β-Adrenergic responsive liver steatosis was confirmed in vivo in experiments demonstrating that isoproterenol treatment of rats and mice increases hepatic lipid content, and that the stimulatory effect of isoproterenol on liver fat was blocked by the β-AR antagonist propranolol (Figs 3 and 6). Previous studies have demonstrated hepatic lipid accumulation after treatment in vivo with isoproterenol, albeit at high doses (Wexler & Greenberg 1978, Wexler & McMurtry 1983). We also found that isoproterenol-induced hepatic fat accumulation in vivo was unaffected by acipimox, an inhibitor of adipose tissue lipolysis (Fig. 6; Al-Shurbaji et al. 1990, Ahrén 2001). Interestingly, acipimox adminstration to both rats and humans has been shown to have no effect on liver fat content, despite marked suppression of circulating free fatty acids (al-Shurbaji et al. 1990, Rigazio et al. 2008). In the context of these previous findings, the lack of inhibition of isoproterenol-induced liver fat by acipimox in our experiments further suggests that β-adrenergic responsive increases in liver fat reflect processes intrinsic to liver and do not appear to be related primarily to altered flux of fatty acids from adipose tissue. The increase in hepatic fat content observed in senescent rats (Fig. 1) is also unlikely to be caused by changes in lipolysis related to increased sympathetic tone during aging, since the lipolytic response to catecholamines declines with age in rats (Gregerman 1994).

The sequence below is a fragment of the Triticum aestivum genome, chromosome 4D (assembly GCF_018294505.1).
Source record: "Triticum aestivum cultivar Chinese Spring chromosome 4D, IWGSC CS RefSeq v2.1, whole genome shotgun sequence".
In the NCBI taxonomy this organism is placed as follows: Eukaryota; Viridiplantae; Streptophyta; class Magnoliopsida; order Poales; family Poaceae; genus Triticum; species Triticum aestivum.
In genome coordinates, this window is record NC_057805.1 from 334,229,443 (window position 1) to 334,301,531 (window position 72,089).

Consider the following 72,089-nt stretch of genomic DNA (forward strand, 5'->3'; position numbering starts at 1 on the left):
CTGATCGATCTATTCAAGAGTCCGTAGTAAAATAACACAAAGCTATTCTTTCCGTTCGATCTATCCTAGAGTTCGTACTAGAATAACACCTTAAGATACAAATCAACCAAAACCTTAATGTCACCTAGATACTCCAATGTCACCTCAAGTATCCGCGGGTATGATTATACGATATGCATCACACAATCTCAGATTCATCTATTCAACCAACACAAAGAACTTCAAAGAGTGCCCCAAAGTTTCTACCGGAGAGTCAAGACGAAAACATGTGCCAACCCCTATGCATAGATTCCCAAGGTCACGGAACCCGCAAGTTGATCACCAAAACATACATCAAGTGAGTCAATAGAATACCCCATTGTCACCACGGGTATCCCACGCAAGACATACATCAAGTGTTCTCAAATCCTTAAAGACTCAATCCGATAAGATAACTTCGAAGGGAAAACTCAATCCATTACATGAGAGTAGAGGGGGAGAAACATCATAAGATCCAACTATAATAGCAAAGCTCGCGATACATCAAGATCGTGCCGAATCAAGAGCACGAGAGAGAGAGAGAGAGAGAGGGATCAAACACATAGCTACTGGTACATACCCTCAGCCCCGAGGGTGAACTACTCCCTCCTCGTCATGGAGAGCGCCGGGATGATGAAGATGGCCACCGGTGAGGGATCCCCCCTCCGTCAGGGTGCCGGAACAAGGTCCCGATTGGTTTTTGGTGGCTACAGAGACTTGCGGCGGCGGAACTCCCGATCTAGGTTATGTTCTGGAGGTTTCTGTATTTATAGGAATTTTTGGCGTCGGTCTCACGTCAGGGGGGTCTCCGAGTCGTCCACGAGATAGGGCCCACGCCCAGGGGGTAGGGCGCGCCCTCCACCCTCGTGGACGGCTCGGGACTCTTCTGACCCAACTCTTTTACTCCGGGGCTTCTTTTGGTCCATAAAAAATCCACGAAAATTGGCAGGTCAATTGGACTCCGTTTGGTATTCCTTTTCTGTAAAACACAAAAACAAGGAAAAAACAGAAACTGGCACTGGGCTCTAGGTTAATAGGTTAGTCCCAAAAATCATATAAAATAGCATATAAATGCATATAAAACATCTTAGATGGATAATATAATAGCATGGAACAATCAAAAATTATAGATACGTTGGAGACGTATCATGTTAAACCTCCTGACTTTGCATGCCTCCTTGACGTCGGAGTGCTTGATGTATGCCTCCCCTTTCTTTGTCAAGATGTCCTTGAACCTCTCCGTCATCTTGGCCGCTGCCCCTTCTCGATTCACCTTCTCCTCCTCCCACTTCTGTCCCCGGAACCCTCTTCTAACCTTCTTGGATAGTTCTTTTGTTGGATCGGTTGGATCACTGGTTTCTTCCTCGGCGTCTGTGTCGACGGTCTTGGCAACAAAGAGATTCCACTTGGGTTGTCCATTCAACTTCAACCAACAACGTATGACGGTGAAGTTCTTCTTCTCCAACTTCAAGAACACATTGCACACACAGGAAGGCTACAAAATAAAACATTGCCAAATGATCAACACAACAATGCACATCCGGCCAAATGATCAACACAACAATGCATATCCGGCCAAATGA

The cellular and molecular mechanisms by which increased hepatic β-AR signaling contributes to liver steatosis during aging are currently unknown. Fat may accumulate in the liver as a consequence of multiple abnormalities of hepatic lipid metabolism, including increased de novo lipogenesis, decreased β-oxidation of fatty acids, and/or decreased synthesis or secretion of very low-density lipoproteins (VLDL; Donnelly et al. 2005, Stefan et al. 2008). Previous studies indicated that high concentrations of cAMP in rat hepatocytes increase the activity of phosphatidate phosphohydrolase, a rate-limiting enzyme of triglyceride synthesis, and thereby provide the cells with an increased capacity to synthesize triglycerides (Pittner et al. 1985). Additionally, investigations using knockout mice carrying a mutated form of cAMP-dependent protein kinase A (PKA) demonstrated that disruption of PKA reduced the development of diet-induced fatty liver, and suggested a potential role for altered mechanisms of intrinsic hepatic lipogenesis (Enns et al. 2009). Other studies revealed that treatment of rat hepatocytes with cAMP and isoproterenol increased lipid content of cells by suppressing secretion of triglycerides, cholesterol, and VLDL (Bjornsson et al. 1994, Rasouli & Zahraie 2006). Decreased β-oxidation of fatty acids via reduced hepatic expression of the nuclear receptor peroxisome proliferator-activated receptor alpha has also been implicated as a cause of/contributor to hepatic triglyceride accretion and hypertriglyceridemia associated with old age (Sanguino et al. 2004). As also indicated previously, multiple studies point to a causal relationship between hepatic insulin resistance and liver steatosis (Cohen et al. 2011); and our own recent work may implicate a role for hepatic β-adrenergic signaling in promoting age-related insulin resistance (Muscogiuri et al. 2011). Detailed investigations relating the β-AR/adenylyl cyclase/cAMP/PKA pathway to insulin responsive lipid metabolism in liver will be required to define the specific mechanisms underlying β-adrenergic-mediated fat accumulation in liver during aging.